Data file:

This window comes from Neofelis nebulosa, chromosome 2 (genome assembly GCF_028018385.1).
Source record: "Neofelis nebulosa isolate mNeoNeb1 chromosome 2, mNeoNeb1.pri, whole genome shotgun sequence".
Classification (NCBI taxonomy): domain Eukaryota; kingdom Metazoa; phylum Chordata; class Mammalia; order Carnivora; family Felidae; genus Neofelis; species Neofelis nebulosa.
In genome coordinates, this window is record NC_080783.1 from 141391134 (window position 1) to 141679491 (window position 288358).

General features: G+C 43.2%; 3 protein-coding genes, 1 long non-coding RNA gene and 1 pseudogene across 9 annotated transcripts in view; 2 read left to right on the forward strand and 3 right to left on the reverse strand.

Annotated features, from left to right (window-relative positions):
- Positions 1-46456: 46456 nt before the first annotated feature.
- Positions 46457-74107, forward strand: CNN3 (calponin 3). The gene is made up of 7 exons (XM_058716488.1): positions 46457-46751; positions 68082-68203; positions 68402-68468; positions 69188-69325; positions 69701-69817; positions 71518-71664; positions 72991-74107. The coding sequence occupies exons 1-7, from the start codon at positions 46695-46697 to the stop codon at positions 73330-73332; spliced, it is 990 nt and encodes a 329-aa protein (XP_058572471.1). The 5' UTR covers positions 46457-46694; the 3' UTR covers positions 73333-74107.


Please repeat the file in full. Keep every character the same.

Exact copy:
This window comes from Neofelis nebulosa, chromosome 2 (genome assembly GCF_028018385.1).
Source record: "Neofelis nebulosa isolate mNeoNeb1 chromosome 2, mNeoNeb1.pri, whole genome shotgun sequence".
Classification (NCBI taxonomy): domain Eukaryota; kingdom Metazoa; phylum Chordata; class Mammalia; order Carnivora; family Felidae; genus Neofelis; species Neofelis nebulosa.
In genome coordinates, this window is record NC_080783.1 from 141391134 (window position 1) to 141679491 (window position 288358).

General features: G+C 43.2%; 3 protein-coding genes, 1 long non-coding RNA gene and 1 pseudogene across 9 annotated transcripts in view; 2 read left to right on the forward strand and 3 right to left on the reverse strand.

Annotated features, from left to right (window-relative positions):
- Positions 1-46456: 46456 nt before the first annotated feature.
- Positions 46457-74107, forward strand: CNN3 (calponin 3). The gene is made up of 7 exons (XM_058716488.1): positions 46457-46751; positions 68082-68203; positions 68402-68468; positions 69188-69325; positions 69701-69817; positions 71518-71664; positions 72991-74107. The coding sequence occupies exons 1-7, from the start codon at positions 46695-46697 to the stop codon at positions 73330-73332; spliced, it is 990 nt and encodes a 329-aa protein (XP_058572471.1). The 5' UTR covers positions 46457-46694; the 3' UTR covers positions 73333-74107.